Square recently announced they were getting into the loyalty game. They join a growing trend of third party loyalty program providers to accompany the ever-expanding programs that are offered by companies themselves totaling over two billion participants worldwide. Loyalty is only second to female archery as the new hotness in the US.
As more startups pop up to offer “loyalty” programs and larger, more traditional brands look to get into the “loyalty” game, there’s something we have to address right now. Many of these programs don’t generate loyalty.
They also don’t reward loyal customers either. If the idea was to reward loyalty, then they would track ALL the purchases they make, not just the ones of their product. If I drink 100 Diet Pepsis for every one Diet Coke you would never say I am loyal to Coke. But I can still pop points into My Coke Rewards and get some pretty nifty prizes.
This sentence from the Bay Area NBC affiliate illustrates a huge problem with what we consider loyalty. “Tuesday the Jack Dorsey operation introduced a loyalty reward program that allows merchants to reward loyal customers with rewards.”
No. The issue isn’t what a train wreck that sentence structure is. It’s that they think by giving someone something for buying their product, it’s a sign of loyalty.
They’re not rewarding loyalty. They’re rewarding usage.
Dan Buczaczer and I were talking about frequent flier programs recently. He has all of his miles at a certain airline (Airline A). It’s quite a healthy sum that he’s accumulated over the years. He makes sure every time he flies to get on this airline whether booking travel for business or vacation. Sounds like a pretty loyal customer, right? I asked him if Airline B would match his status and miles if he would switch from Airline A and never use them again. Without a beat of hesitation he said “Absolutely.”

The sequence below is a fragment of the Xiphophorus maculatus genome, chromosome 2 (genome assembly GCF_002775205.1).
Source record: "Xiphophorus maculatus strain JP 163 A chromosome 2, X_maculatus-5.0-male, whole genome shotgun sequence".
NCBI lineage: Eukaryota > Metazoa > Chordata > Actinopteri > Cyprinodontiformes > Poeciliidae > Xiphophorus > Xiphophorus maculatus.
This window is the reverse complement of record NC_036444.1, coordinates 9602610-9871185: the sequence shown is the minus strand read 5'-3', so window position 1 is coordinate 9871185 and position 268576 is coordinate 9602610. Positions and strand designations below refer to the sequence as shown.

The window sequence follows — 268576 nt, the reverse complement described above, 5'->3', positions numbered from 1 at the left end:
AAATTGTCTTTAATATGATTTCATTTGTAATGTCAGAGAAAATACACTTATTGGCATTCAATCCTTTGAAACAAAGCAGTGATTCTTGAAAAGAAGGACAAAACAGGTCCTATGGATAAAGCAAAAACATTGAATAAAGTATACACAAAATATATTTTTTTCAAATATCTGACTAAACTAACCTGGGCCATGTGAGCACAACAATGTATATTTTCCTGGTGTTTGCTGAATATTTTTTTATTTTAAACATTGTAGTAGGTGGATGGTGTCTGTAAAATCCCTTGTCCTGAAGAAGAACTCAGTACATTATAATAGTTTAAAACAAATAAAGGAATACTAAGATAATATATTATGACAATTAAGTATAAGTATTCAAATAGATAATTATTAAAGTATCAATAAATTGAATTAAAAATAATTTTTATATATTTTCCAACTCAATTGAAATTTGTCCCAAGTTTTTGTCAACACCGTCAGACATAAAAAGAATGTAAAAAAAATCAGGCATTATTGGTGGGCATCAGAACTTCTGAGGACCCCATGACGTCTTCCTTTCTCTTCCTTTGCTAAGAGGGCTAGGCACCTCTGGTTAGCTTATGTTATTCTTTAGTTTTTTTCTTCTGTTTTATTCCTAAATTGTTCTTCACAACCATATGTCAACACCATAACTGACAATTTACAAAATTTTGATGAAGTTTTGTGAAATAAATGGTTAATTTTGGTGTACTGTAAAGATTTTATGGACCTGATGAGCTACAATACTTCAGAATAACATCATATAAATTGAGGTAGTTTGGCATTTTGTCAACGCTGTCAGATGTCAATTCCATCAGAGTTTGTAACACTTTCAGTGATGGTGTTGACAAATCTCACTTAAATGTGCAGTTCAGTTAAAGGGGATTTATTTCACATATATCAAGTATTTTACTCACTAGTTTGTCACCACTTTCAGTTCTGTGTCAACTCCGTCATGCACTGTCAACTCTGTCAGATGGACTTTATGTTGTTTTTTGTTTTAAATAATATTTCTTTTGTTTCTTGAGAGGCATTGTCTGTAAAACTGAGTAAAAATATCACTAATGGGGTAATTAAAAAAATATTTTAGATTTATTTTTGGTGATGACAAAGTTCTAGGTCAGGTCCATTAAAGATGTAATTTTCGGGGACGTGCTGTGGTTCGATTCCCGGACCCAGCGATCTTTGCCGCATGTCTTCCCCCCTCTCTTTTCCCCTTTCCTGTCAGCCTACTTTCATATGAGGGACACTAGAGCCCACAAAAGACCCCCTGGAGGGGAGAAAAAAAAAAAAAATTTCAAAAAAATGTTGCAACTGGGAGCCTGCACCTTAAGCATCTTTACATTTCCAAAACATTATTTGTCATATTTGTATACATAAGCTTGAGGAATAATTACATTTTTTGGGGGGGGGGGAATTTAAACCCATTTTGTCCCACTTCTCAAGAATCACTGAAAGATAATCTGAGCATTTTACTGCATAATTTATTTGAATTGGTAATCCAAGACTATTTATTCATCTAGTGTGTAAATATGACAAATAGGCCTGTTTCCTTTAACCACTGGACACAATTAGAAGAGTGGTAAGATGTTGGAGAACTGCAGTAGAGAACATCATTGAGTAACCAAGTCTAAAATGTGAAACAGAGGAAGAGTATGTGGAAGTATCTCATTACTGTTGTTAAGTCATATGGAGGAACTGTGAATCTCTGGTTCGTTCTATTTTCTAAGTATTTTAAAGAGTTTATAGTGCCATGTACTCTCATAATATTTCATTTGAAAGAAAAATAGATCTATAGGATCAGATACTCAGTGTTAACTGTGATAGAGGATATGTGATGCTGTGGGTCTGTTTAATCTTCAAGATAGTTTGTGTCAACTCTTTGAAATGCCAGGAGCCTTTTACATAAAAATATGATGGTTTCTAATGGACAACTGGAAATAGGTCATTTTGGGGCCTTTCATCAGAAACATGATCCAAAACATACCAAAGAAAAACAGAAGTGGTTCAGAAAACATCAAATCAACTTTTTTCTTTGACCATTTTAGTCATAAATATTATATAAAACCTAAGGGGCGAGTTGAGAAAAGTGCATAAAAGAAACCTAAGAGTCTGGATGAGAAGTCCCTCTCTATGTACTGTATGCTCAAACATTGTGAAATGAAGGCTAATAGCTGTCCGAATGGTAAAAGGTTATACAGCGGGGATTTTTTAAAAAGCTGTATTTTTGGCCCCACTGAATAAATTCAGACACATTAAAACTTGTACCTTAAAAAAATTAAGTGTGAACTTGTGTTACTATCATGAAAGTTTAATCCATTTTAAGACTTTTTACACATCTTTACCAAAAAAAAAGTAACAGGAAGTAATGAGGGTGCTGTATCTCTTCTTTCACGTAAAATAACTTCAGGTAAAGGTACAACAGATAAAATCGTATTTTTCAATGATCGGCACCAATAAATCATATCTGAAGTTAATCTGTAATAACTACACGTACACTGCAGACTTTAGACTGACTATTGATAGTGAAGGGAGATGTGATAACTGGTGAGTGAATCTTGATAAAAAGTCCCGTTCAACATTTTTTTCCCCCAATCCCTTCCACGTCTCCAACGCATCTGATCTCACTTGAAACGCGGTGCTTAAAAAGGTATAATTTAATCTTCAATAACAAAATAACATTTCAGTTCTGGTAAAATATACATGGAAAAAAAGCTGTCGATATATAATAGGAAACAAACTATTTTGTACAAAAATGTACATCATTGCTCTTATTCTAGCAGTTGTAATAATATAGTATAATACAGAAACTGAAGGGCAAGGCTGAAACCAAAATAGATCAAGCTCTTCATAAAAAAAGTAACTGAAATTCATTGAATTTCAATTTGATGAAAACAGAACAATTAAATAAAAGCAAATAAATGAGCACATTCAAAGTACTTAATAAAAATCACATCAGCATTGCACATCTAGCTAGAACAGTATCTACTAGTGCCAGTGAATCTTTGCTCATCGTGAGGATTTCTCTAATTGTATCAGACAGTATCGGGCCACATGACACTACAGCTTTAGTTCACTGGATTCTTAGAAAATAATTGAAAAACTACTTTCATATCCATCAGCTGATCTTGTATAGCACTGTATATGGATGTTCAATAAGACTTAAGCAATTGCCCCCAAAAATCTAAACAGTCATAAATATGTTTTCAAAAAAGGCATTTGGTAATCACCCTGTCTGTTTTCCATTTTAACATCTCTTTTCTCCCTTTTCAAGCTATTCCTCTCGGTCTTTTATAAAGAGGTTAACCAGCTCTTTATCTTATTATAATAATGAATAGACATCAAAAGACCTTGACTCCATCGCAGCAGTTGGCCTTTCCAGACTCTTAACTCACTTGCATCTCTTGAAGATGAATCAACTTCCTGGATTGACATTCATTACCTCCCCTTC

Turns out, he doesn’t really like Airline A all that much. He speaks very poorly about them to people who ask and isn’t all that thrilled with their service or value. But that’s where his miles are. He’s beholden to this airline because they, like many others, are simply bribing people not to leave them.
Belly (and similar third parties) makes this distinction between loyalty and rewards even more complicated. The Dunkin Donuts in the Merchandise Mart food court employs Belly to implement/manage a “loyalty” program. But the Dunkin near my house doesn’t use it. Even if I eat Dunkin Donuts for every meal, I am only getting partial credit for my loyalty to the brand. And when I come in to work in the morning and wanna get my QSR breakfast on, I can choose the Dunkin Donuts with Belly Loyalty or the McDonald’s with Belly Loyalty that sits directly next to it. If I’m “loyal” to anyone in this case, it’s Belly.
Interestingly, a survey of marketing professionals came back with 60+% believing loyalty to be important piece of the marketing mix but only 13% believing they’re doing it well.
So why are we still struggling to figure this out?
Typically consumer loyalty is driven by customer service, product, value and familiarity; things we often consider out of our hands as marketers. It doesn’t have to be that way, though. There is a way to drive true product loyalty that comes from the marketing department.
A good place to start is by acknowledging the difference between loyalty and rewards. We too often call these programs “loyalty” when that is not even remotely close to what we’re doing. And no, as mentioned above, you are not rewarding loyal customers. All you’re doing with the typical rewards/loyalty program is shifting the value of purchase. It’s no different than if the brand paid the sales tax on behalf of the customer. It’s a nice gesture, but wont lead someone to use your product exclusively.
Making this distinction will also help you more clearly recognize what your objectives are. This will better inform every step of the process from taking inventory of assets to evaluating creative to measuring success. It will also help you answer an important question: am I ready to commit to a loyalty/rewards program given my objectives?
Sometimes, it might mean not starting a loyalty or rewards program at all and putting those resources behind an effort that will actually boost business. And that’s OK.
Just because it’s the new hotness doesn’t mean it’s the only hotness to capitalize on.